BDC survey reveals impact of COVID-19 on entrepreneurs’ mental health

women in tech

A new report from the Business Development Bank of Canada (BDC) has revealed data on the COVID-19 pandemic’s alarming impact on entrepreneurs.

The report, which was conducted amongst 500 respondents from August 20 to September 1, indicated that 39 percent of business owners report feeling depressed at least once a week. Approximately two-thirds reported feeling tired or have low energy.

“Finding coping strategies and watching for warning signs of a bigger problem are important.”

“The fact that two-thirds of respondents feel tired, low or have little energy is worrisome and should be addressed,” said Joaquin Poundja, a psychologist at the Douglas Institute, in the report.

“On one hand, it is important to keep in mind that being more anxious at times or having mild ups and downs is a normal reaction during a pandemic, but it can be more problematic when we become self-critical or judgmental,” he added. “Finding coping strategies and watching for warning signs of a bigger problem are important.”

The report found certain groups are more at risk of reporting mental health challenges during the pandemic. Women are significantly (51 percent) more likely to feel depressed and 40 percent admitted mental health challenges interfered with their ability to work.

“Women are often in more precarious sectors and they have family responsibilities that men do not necessarily share,” said Michael DeVenney, president and founder of WorkInsights and the Mindset Project, who was quoted in BDC’s report. “As entrepreneurs, they face higher stress levels from more places.”

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The report also found that visible minorities are significantly more likely to say that mental health interfered with their ability to work. Thirty-three percent of respondents said they would like support from a mental health professional.

BDC’s report also noted that business owners who had not yet resumed activity since the initial COVID-19 lockdown were significantly more likely to feel tired and depressed. A further 57 percent stated that mental health challenges interfered with their ability to work.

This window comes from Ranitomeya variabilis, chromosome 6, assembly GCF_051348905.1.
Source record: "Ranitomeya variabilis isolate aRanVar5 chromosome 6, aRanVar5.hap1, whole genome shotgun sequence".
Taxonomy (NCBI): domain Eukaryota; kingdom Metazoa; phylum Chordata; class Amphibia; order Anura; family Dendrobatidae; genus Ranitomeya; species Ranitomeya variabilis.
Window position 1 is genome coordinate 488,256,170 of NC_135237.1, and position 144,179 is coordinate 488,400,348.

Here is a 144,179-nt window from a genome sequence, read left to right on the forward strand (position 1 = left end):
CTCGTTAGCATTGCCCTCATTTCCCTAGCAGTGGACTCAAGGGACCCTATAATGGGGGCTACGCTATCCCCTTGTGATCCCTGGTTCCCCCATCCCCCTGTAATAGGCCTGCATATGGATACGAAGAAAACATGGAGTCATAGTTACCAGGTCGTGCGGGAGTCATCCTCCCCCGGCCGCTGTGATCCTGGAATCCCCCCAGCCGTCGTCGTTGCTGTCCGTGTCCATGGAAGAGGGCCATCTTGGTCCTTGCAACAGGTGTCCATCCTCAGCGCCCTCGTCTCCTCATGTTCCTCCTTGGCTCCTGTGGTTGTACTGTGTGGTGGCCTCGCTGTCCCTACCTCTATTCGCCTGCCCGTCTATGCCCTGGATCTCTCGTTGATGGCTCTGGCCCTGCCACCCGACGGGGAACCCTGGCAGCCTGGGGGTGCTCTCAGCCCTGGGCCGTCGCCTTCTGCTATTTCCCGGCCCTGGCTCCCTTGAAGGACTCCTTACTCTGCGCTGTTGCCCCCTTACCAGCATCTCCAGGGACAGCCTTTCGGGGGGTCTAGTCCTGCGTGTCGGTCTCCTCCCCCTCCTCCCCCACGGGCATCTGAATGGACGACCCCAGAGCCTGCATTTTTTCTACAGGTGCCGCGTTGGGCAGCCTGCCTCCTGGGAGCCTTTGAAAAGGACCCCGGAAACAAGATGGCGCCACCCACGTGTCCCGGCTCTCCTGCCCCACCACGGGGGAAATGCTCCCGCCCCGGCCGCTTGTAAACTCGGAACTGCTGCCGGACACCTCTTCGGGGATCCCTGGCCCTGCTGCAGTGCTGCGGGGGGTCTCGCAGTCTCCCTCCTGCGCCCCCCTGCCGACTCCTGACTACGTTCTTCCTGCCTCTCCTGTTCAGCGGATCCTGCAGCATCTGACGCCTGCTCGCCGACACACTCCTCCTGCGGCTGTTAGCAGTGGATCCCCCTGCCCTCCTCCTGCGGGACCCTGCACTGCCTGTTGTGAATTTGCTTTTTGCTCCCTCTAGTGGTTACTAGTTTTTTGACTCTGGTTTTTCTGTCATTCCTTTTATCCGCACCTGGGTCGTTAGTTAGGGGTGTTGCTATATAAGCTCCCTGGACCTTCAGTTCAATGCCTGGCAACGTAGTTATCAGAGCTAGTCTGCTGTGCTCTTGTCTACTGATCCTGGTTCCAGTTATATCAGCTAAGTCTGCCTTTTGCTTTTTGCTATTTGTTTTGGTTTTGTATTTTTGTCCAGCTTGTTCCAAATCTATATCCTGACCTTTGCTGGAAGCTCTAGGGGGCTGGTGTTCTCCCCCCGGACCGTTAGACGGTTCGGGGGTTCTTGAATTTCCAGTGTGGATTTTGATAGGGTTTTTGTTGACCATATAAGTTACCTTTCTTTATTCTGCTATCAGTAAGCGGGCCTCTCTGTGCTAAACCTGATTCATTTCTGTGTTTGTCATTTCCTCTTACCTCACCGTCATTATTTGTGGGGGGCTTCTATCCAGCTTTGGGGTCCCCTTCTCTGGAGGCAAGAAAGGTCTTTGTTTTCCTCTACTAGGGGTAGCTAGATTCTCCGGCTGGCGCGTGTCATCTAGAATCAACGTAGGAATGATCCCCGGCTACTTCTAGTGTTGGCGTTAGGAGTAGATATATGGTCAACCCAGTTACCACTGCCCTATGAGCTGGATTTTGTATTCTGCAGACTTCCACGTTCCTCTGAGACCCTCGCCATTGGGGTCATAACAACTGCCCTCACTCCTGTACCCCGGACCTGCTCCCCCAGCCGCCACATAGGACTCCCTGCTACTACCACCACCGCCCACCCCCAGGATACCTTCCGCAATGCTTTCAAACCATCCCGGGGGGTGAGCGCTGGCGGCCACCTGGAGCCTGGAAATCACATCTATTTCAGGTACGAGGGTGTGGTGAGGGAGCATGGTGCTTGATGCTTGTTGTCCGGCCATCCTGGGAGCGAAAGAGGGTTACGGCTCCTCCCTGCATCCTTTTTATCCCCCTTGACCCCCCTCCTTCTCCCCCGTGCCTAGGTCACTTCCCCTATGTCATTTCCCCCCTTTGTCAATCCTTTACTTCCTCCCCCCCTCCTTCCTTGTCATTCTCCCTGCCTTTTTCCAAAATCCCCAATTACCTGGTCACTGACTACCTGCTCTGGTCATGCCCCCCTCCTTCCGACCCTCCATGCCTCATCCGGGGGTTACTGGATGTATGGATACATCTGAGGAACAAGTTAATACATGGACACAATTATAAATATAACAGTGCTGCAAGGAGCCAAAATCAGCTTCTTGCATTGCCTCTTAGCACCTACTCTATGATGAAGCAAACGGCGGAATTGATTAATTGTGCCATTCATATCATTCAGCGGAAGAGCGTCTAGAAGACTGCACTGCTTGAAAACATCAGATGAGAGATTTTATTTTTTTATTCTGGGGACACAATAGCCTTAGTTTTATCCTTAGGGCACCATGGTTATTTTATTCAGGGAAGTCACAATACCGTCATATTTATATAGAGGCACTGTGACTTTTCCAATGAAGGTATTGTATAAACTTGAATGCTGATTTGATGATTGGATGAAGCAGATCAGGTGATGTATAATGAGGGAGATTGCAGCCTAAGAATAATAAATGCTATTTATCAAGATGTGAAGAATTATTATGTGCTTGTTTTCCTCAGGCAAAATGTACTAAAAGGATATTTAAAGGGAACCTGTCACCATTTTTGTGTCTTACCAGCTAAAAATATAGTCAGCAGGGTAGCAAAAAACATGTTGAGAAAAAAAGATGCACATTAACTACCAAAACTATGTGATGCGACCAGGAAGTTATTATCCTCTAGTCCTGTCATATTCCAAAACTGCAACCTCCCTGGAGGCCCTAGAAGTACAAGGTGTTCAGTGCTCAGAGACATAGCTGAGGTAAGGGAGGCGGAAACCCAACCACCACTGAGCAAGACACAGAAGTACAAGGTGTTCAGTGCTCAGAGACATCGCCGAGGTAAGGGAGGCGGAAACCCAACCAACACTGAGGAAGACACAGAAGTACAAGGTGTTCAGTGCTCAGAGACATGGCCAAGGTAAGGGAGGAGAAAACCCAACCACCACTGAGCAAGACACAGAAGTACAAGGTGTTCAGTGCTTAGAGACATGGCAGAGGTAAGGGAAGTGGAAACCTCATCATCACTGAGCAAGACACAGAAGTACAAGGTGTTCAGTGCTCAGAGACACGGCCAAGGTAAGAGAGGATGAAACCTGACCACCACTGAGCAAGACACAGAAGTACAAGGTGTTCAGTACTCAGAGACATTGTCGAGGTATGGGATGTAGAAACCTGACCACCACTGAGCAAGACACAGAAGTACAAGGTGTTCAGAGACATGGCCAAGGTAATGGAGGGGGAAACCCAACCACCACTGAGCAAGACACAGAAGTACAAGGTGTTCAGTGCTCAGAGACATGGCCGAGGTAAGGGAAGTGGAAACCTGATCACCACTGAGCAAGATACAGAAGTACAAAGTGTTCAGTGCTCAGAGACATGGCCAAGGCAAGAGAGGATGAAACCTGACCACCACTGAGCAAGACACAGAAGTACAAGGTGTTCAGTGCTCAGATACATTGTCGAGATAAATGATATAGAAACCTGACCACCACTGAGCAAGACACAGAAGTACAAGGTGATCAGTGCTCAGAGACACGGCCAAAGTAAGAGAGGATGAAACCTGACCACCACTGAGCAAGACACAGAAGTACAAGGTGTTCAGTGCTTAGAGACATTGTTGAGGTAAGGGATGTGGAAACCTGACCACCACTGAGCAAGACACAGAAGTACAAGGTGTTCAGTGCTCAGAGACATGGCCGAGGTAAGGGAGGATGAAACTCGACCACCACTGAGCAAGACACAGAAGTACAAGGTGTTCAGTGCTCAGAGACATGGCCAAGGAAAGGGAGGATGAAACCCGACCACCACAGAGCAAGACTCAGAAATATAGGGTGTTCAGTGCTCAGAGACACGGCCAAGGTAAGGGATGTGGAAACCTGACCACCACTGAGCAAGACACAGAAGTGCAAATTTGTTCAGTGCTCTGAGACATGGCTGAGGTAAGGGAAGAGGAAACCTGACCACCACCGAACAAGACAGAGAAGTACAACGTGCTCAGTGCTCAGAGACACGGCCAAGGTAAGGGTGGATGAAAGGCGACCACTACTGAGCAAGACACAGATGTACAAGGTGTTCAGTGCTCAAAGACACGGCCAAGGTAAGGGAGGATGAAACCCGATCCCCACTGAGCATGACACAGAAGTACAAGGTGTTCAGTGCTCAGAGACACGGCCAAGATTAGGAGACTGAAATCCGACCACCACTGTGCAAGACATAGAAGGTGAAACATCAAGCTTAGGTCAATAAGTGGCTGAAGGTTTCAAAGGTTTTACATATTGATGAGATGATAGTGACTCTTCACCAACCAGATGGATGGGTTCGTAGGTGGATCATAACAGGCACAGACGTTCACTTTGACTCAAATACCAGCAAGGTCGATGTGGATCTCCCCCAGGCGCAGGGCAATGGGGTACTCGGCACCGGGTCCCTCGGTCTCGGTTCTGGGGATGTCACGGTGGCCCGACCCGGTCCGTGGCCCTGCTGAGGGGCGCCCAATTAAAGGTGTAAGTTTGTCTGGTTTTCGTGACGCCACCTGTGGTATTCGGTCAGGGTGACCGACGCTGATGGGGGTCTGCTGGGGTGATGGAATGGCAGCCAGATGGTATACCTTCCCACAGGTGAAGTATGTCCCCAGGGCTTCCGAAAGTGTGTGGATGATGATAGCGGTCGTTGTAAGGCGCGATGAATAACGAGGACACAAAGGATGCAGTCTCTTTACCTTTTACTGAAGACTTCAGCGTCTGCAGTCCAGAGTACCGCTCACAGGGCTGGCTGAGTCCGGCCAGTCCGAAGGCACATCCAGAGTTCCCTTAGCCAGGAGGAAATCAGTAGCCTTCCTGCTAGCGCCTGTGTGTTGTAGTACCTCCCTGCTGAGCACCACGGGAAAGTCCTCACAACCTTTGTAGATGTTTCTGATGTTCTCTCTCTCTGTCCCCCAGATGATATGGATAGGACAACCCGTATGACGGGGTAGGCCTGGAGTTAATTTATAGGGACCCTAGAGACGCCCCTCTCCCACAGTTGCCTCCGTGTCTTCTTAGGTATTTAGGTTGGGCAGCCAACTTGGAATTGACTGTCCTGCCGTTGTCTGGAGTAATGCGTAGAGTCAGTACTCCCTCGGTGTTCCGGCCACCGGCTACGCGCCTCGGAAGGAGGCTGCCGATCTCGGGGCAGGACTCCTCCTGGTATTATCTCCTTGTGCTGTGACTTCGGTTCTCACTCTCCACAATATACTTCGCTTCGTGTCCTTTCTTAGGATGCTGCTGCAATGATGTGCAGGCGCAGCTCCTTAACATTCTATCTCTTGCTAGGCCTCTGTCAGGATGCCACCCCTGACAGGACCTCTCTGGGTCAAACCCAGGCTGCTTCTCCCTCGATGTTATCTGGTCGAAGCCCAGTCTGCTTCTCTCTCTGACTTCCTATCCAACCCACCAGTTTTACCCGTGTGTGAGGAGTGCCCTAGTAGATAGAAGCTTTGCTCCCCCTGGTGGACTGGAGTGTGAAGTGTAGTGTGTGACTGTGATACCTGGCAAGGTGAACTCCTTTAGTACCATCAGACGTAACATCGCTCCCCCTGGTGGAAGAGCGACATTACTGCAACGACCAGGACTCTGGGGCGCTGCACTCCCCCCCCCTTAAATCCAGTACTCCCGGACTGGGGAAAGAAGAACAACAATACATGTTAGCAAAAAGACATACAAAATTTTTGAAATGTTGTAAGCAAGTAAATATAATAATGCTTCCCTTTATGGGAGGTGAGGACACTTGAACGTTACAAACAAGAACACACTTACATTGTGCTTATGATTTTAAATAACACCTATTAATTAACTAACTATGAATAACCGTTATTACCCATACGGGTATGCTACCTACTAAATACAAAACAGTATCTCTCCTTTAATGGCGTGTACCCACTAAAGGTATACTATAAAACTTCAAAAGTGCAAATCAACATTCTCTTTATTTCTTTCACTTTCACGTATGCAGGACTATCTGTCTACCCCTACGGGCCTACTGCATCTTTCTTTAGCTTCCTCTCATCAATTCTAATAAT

The data provides some fresh insight into the group’s whose mental health is being adversely and disproportionately impacted by the pandemic and economic recession. The information is hardly surprising considering the disproportionate impact of the pandemic on underrepresented workers.

A recent report from Prospect found that 61 percent of survey respondents who were without a job during the pandemic identified as a racialized person, a number more than double (2.7 times) the national population rate of 22 percent.

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Another study found that during the pandemic, the percentage of women-owned businesses that have laid off 80 percent or more of their staff is much higher than that of businesses overall

At the onset of the crisis, a study conducted by the Canadian Women’s Chamber of Commerce (CanWCC) and Dream Legacy Foundation found that 85 percent of underrepresented entrepreneurs in Canada had experienced a loss in revenue, contracts, and cash flow.

According to BDC’s report, survey respondents’ biggest worries include generating enough revenue to make a profit and covering expenses.

The report also recorded respondents top coping mechanisms. These include taking time out and going for a walk, exercise, and talking to someone.

Image source Unsplash.

Isabelle Kirkwood

Isabelle Kirkwood

Writer, globetrotter, drone pilot & David Attenborough enthusiast